CONSTITUTION WATCH 8/2020
[3rd June 2020]
Arrest of Advocate Thabani Mpofu
A leading Zimbabwean lawyer, Adv Thabani Mpofu, has been arrested by the Police, apparently on two charges of defeating or obstructing the course of justice arising out of an affidavit he is said to have prepared and filed in court. He was arrested on Monday and has been detained in police cells since then. He is expected to be brought to court this morning.
The Law Society of Zimbabwe has issued a statement expressing profound concern at Adv Mpofu’s arrest and detention, pointing out that the State has an obligation to allow lawyers to perform all their professional functions without intimidation, hindrance, harassment or improper interference. The statement can be viewed on the Veritas website [link].
Veritas associates itself with the Law Society statement and wishes to add some further points.
It is recognised internationally that lawyers play a vital role in upholding the rule of law and fundamental human rights, in particular the right to a fair trial. If lawyers are to perform that role they must be independent of State control and free from harassment. Article 16 of the UN Basic Principles on the Role of Lawyers (1990) states:
“Governments shall ensure that lawyers … are able to perform all of their professional functions without intimidation, hindrance, harassment or improper interference.”
This does not mean that lawyers are above the law or immune from arrest and prosecution. What it means is that law enforcement authorities should not arrest a lawyer except where it is absolutely necessary to enforce a law.
Arrest Not to be Resorted to Lightly
Arrest is a drastic infringement of a person’s dignity and freedom of movement, and should not be resorted to unless it is the only practical way of bringing a person to justice. Bringing suspected criminals to justice is the main purpose of an arrest, and law enforcement authorities must not use their powers of arrest in order to intimidate or humiliate suspects, or even to interrogate them because suspects have a right to silence guaranteed by section 50(4)(a) of the Constitution, which reads as follows:
“Every person who is arrested or detained for an alleged offence has the right ... to remain silent”.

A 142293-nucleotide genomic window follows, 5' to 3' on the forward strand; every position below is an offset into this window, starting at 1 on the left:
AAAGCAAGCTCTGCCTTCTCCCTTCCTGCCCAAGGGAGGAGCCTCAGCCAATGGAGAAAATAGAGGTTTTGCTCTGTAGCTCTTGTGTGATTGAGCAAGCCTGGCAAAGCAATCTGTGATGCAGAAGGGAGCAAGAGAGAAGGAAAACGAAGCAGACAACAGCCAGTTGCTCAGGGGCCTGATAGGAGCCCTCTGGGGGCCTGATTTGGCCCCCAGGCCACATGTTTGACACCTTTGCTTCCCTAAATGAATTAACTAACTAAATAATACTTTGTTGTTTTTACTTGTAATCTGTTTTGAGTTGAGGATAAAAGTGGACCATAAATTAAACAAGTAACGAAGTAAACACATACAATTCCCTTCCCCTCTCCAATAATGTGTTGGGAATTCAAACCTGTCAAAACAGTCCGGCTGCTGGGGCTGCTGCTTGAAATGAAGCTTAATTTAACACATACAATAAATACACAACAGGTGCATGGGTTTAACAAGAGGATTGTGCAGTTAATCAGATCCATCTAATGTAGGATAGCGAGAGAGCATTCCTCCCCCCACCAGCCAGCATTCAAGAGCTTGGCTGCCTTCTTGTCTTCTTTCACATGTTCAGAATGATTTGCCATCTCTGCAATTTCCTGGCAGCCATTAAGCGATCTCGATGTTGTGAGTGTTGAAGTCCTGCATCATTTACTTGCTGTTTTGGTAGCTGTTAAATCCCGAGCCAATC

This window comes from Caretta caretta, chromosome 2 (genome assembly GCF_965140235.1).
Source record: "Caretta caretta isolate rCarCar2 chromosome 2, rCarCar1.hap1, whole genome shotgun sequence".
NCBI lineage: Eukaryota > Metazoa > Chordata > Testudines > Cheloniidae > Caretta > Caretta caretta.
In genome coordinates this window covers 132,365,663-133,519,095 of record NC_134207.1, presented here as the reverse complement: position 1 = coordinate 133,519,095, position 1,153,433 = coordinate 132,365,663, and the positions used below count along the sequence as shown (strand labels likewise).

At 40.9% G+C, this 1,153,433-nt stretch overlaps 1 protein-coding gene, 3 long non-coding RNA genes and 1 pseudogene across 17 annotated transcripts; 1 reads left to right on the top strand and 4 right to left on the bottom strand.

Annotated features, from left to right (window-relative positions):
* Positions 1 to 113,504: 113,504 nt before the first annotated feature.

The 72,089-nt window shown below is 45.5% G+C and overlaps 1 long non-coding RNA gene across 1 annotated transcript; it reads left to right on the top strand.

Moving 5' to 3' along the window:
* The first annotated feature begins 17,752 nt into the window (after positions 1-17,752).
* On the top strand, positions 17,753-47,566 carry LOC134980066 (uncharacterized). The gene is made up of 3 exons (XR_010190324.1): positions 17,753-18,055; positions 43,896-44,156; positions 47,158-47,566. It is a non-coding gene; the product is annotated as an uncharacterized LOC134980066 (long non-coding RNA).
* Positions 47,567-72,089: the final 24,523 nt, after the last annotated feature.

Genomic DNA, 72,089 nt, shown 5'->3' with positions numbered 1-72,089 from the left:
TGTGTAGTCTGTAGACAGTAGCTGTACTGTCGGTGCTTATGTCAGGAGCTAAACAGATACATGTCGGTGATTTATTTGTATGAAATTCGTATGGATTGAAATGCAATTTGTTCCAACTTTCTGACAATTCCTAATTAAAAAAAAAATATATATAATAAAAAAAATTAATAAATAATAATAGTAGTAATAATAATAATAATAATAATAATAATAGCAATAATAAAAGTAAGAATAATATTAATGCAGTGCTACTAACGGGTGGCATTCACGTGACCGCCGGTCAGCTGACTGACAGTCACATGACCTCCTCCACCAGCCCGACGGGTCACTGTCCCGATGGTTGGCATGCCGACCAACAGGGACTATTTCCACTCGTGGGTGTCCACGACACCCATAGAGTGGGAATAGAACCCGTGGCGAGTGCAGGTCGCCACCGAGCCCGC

Generally, suspected criminals should be arrested only if they are likely to abscond or flee the country, or commit further crimes or interfere with the evidence ‒ none of which seems to apply in Adv Mpofu’s case.
Bringing the Arrested Person to Court
Advocate Mpofu was arrested the day before yesterday and had not been brought before a court by yesterday evening. According to section 50(2) of the Constitution, anyone who has been arrested:
“must be brought before a court as soon as possible and in any event not later than forty-eight hours after the arrest took place”
Those words “as soon as possible” are important. The police cannot wait until the last minute, until the 48 hours are up, before bringing a suspect to court: they must do so as soon as possible, not when it is convenient for them.
In this case was it really impossible, throughout the whole of yesterday, for the police to bring Adv Mpofu from Rhodesville Police Station to Harare Magistrates Court?
Veritas cannot comment on the merits of the State case against Adv Mpofu. But even if the case is completely watertight ‒ and from what the Law Society has said there are doubts on that score ‒ his arrest was unwarranted and his detention excessive. The conduct of the Police gives rise to a suspicion that the State’s real objective was to silence a human-rights defender and intimidate other like-minded lawyers.